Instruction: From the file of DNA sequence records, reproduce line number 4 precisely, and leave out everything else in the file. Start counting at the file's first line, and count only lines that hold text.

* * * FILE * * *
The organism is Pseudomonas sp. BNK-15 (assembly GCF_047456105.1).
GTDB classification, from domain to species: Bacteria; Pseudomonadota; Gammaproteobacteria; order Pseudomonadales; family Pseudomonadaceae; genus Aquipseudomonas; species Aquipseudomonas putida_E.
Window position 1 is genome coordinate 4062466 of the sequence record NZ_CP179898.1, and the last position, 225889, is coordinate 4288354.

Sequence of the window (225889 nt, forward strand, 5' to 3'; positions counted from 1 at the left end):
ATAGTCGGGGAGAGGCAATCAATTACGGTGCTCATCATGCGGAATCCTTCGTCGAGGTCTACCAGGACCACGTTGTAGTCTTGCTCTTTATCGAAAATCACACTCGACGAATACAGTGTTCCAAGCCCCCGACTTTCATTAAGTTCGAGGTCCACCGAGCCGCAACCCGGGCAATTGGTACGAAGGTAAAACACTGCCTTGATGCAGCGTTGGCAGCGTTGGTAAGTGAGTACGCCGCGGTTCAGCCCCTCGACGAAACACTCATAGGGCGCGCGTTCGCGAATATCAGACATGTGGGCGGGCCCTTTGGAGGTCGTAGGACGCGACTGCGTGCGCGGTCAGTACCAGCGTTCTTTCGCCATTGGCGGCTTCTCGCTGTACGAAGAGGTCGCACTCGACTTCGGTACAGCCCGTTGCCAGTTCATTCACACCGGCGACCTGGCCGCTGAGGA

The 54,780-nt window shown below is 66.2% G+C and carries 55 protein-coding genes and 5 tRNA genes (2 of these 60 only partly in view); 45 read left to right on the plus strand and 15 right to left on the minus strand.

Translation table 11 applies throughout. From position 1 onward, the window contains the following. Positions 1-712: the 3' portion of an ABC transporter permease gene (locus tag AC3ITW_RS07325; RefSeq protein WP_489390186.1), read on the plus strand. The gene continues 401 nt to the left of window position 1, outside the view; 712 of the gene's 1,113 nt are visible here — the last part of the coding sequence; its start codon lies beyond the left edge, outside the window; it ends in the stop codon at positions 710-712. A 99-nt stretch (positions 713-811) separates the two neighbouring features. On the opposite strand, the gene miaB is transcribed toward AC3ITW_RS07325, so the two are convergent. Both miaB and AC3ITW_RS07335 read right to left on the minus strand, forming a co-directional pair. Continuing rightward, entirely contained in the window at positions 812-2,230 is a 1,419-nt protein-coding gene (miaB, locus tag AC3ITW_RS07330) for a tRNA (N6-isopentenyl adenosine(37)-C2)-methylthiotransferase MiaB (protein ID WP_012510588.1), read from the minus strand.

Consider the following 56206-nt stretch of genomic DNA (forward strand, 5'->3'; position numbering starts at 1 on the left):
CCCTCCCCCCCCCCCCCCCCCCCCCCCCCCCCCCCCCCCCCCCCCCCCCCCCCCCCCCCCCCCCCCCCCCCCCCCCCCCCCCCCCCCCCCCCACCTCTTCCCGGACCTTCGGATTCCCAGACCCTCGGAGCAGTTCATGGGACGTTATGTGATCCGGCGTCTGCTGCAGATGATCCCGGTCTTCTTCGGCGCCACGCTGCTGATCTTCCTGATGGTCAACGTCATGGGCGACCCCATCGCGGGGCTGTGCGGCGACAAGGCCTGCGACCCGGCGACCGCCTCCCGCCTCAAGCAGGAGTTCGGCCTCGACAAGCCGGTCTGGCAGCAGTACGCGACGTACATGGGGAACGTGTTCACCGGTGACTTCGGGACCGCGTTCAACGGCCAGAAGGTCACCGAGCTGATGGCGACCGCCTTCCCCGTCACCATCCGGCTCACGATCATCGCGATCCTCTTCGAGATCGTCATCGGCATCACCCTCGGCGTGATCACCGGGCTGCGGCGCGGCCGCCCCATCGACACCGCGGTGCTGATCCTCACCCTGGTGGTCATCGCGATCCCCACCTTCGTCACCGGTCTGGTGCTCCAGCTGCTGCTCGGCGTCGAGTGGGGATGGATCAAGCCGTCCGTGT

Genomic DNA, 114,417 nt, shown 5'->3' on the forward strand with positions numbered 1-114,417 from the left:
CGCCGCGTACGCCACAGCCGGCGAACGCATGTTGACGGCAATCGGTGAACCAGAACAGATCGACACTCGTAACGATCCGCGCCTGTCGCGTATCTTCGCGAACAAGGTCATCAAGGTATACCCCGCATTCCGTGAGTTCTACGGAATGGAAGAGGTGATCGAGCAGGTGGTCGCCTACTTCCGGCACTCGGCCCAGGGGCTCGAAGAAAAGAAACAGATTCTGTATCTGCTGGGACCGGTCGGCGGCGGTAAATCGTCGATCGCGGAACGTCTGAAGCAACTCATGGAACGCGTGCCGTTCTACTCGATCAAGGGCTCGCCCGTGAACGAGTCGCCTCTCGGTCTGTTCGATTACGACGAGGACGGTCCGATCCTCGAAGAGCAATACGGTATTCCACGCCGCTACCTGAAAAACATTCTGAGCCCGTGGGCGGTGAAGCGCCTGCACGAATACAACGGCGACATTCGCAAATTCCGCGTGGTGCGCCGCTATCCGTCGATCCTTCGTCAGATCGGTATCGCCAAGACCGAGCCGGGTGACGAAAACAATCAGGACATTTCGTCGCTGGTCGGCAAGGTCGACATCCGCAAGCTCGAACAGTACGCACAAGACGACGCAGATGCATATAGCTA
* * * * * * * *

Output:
Sequence of the window (225889 nt, forward strand, 5' to 3'; positions counted from 1 at the left end):